Each time something new comes along (the Web, cell phones, broadband, VoIP, online console gaming etc.), advocates trumpet the game-changing nature of their particular vehicle, while the incumbents who benefit from the status quo do their best to play it down--and, if it's deemed a genuine threat, to suffocate it at birth.
In some cases, these innovations deserve to be championed, while in others not, but too often a kind of corporate myopia sets in, based on previous experience and vested interest. Now, while previous experience can sometimes provide just cause for skepticism (note my use of the word "sometimes"), vested interest too often simply induces blindness and denial. Just because we want something to remain a certain way, does not mean it will--or that it should.
A case in point: At a handful of conferences lately, it has been interesting to listen to the conviction with which an alarming number of media executives, consultants and pundits have declared that the telcos will not succeed in their attempts to break into the TV space with their IPTV offerings.
Many cite the apparent "fact" that as previous--mostly cable-based--endeavors in which the telcos had been personally involved had failed, the initiatives now being rolled out by them are similarly doomed to failure. Almost all of these commentators work within companies who stand to lose if the telcos succeed.
Even if we leave aside the obvious fact that much has and continues to change over the last few years in the content distribution business, and that knocking the competition is par for the course, this kind of myopia does not serve the incumbents well.
The truth of the matter is that--depending on which finger you stick in the air--a large proportion of what we currently call TV content (or data in the IP lexicon) will be delivered over one IPTV system or another within ten years--maybe much less. And the telcos will have a healthy chunk of that market.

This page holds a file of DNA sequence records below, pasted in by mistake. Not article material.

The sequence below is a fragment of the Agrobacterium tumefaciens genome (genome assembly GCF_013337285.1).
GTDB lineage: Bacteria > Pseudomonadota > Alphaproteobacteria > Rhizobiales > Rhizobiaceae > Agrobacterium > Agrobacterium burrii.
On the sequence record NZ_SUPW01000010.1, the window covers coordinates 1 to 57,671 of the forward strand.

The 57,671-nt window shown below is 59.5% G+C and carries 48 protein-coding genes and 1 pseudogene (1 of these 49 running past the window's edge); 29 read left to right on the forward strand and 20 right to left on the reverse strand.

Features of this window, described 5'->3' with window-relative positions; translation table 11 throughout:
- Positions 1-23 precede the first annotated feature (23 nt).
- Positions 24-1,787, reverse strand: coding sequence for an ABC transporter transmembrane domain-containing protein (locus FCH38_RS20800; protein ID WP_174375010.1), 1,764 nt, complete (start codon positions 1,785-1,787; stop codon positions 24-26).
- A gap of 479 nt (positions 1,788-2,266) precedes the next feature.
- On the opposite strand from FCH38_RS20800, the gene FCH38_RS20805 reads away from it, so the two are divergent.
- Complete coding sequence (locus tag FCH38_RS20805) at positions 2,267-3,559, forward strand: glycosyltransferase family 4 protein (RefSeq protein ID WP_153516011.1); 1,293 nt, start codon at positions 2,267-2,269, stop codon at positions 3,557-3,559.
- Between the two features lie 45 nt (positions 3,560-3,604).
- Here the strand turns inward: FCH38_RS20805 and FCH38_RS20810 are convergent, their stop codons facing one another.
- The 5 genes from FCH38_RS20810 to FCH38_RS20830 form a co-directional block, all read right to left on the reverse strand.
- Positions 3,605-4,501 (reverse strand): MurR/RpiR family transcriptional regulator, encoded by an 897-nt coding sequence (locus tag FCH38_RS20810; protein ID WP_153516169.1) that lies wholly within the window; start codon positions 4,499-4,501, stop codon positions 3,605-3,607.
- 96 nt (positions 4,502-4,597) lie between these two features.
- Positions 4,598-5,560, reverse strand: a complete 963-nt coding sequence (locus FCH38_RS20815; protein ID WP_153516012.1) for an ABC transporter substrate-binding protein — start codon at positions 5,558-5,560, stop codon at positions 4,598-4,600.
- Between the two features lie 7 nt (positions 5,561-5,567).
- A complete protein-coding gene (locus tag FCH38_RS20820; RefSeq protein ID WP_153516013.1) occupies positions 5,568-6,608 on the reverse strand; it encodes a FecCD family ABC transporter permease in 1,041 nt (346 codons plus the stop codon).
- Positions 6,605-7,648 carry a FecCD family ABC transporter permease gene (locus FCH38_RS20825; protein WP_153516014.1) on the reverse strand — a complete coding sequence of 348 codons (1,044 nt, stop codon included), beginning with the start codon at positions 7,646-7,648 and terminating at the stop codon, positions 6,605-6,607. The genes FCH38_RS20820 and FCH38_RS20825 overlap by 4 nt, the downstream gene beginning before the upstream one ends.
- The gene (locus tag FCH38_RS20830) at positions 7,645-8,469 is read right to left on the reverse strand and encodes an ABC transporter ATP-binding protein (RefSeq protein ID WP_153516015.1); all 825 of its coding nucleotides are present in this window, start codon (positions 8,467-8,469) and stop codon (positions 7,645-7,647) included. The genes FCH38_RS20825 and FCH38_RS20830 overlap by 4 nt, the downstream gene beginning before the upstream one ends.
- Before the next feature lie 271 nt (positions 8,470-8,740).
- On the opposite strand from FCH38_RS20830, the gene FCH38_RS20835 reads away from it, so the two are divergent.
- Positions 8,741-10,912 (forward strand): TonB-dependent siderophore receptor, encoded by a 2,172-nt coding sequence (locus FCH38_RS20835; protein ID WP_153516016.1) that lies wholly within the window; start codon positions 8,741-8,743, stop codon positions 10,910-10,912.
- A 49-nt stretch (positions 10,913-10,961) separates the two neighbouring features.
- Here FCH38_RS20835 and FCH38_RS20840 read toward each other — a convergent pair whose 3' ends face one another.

There is, after all, a fairly major factor that will drive the telcos to do whatever is necessary to achieve the market share they need to succeed: namely, the demise of the voice market. What used to be the bread and butter of the phone companies is now fair game for just about anyone who wants a piece of it. With new VOIP offerings continuing to come to market and cable seeking an ever- larger share of the voice market, telcos are having their lunch eaten in every developed market. Getting into data (including TV) is how they will ensure they still have something to eat in the future. As voice becomes more of a commodity, it is likely to become the "free" part of a data-led package to entice consumers into the TV and Web services.
I'm one of those who believe that the telcos will succeed in some measure in securing their share of the market for data delivery to the home. Don't get me wrong. I don't imagine they'll have it all plain sailing, but they aren't going to go away, either. There will be mistakes made and lessons learned. The telcos have billions tied up in the need to succeed-and, unlike their competitors, who are mostly seeking small incremental increases in market share and revenue-per-user--telcos are looking to ensure their continued existence as consumer-facing businesses.
In ten years' time, the difference between the telcos that succeed and cable companies will largely be defined by their respective histories. For those that fail, we won't be making any comparisons. Just don't write them off too soon.